TRI recently sat down with author, geographer, F&ES alumna and TRI Fellow Gina Rae La Cerva to talk about her new book Feasting Wild.
Why did you write this book? What do you hope the book will accomplish?
It actually started out as an experiment! I turned 30 during my first semester at FES and decided I would try writing a book. My academic background was in geology, geography, and natural hazards risk management, so I figured I would write something about that topic. But during my second semester at Yale, I started to notice the increasing interest in wild foods—those that are hunted and gathered—including more people wanting to learn these skills, the preference and price-premium for wild-caught fish, and fancy restaurants increasingly serving wild foods to their clients. As I started looking into it, I found that many of these wild foods were becoming expensive, globally traded commodities often associated with criminal networks. At the same time, I was learning about the Anthropocene in my classes—this idea that humans have impacted so much of the planet that there is no such thing as “wild” nature left. It was a very interesting juxtaposition to explore. Why were we so enamored with wild foods right at the moment wild nature seemed to be on the brink of disappearing?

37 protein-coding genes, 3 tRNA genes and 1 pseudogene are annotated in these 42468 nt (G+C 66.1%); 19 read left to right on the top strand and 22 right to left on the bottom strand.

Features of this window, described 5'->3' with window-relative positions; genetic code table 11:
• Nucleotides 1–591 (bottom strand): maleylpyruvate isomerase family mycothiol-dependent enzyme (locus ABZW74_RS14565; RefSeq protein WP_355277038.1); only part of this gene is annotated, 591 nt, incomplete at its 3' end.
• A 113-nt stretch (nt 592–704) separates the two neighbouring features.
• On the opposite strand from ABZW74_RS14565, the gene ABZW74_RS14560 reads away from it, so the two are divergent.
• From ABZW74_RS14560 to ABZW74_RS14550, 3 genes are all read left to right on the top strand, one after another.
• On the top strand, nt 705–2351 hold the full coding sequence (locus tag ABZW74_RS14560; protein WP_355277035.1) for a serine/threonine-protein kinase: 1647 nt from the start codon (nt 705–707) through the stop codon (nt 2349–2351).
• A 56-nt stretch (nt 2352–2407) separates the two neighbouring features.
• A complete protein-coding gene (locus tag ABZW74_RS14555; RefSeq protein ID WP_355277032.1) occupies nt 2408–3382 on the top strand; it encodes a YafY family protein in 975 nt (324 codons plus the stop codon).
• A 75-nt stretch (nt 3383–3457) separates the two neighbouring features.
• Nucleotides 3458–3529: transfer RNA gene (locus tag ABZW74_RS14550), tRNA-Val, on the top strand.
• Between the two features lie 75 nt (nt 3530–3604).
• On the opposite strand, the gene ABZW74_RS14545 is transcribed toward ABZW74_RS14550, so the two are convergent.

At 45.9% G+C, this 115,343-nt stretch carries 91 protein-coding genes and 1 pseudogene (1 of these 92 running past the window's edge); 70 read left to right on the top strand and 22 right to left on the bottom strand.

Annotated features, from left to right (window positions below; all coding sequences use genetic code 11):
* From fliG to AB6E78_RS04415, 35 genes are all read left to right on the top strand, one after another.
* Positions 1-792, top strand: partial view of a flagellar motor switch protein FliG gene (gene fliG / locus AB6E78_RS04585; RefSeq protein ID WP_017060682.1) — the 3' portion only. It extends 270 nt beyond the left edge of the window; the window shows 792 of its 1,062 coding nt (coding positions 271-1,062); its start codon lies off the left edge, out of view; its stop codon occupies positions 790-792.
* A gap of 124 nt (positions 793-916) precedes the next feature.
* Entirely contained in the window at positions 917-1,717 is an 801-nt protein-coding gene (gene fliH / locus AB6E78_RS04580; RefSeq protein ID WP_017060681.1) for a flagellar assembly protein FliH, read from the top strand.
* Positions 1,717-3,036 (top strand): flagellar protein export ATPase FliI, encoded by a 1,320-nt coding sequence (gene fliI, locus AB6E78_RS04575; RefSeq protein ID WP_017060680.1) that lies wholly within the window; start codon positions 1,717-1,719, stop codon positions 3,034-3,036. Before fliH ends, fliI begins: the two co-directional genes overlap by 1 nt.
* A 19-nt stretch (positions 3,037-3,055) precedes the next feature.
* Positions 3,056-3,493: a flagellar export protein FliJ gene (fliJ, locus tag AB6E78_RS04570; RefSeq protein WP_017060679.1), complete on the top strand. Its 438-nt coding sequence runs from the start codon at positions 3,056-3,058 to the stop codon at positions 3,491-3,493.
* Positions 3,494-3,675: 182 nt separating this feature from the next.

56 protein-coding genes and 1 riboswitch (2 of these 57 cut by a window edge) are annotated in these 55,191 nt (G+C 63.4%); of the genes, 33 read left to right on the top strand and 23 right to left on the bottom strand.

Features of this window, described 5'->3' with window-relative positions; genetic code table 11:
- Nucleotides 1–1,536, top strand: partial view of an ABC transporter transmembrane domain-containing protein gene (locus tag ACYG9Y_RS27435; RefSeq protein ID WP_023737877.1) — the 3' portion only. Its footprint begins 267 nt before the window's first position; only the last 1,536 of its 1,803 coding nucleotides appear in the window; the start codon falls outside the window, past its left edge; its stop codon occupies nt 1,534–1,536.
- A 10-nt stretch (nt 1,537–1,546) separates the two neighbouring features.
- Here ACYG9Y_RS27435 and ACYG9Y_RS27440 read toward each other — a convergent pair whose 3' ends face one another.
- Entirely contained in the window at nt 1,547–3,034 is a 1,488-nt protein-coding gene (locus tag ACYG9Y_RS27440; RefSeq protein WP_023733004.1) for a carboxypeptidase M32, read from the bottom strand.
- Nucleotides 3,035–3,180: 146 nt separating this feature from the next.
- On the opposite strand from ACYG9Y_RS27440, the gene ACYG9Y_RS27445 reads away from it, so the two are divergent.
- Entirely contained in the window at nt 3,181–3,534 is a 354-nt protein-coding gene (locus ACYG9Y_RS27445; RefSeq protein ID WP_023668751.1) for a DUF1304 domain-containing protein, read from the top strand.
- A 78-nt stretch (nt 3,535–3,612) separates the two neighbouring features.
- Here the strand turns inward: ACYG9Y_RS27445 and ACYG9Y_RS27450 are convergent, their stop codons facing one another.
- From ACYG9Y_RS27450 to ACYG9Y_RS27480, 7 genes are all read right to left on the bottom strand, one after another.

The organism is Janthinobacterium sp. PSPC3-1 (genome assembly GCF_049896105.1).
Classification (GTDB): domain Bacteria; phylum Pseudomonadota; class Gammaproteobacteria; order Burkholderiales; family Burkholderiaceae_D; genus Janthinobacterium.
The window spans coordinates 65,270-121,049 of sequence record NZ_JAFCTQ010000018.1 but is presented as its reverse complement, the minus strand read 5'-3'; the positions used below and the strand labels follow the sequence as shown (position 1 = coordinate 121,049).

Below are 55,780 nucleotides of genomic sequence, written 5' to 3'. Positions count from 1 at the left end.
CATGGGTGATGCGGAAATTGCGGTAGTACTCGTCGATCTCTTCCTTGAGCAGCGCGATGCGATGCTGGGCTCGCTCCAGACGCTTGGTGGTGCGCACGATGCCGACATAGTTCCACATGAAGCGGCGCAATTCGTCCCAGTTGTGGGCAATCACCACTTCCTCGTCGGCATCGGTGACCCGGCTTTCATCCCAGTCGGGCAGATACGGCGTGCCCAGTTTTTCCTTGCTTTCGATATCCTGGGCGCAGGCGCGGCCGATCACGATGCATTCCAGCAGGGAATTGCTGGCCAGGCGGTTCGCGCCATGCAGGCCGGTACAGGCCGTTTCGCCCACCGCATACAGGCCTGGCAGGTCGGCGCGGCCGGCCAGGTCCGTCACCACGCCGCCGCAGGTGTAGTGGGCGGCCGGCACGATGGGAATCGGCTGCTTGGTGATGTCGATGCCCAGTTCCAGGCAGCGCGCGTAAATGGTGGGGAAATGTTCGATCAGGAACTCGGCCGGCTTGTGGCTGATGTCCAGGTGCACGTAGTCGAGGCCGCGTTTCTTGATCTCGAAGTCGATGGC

I hope that this book helps to expand our understanding of conservation. The ability to engage with wild nature as a place of salvation or recreation really depends on having the time, money, and privilege to do so. So, the book examines how we can make access to both wild nature and wild food equitable, especially given the historical colonial and racist roots of much of modern-day environmentalism. How do we prevent wild foods and wild nature from just becoming commodities that fall under the logic of capitalism? How do we grieve the massive species loss we are witnessing? How do we understand our own role within the world’s ecologies?
How did your experience as a TRI Fellow play into the research and writing of the book?
I was very grateful to receive TRI funding, and it was through this fellowship that I was able to conduct research the wild meat trade in the Democratic Republic of Congo (DRC). This food is in the middle of a transformation, from a basic subsistence staple to a luxury dish in cities, and is becoming unaffordable for the majority of people.
Because there is very little tourism in DRC, and much of the wild meat trade is tied up in the violent black market, I couldn’t just show up and start asking questions. It was through the TRI network that I was able to find a conservation organization to host me and help with on the ground logistics.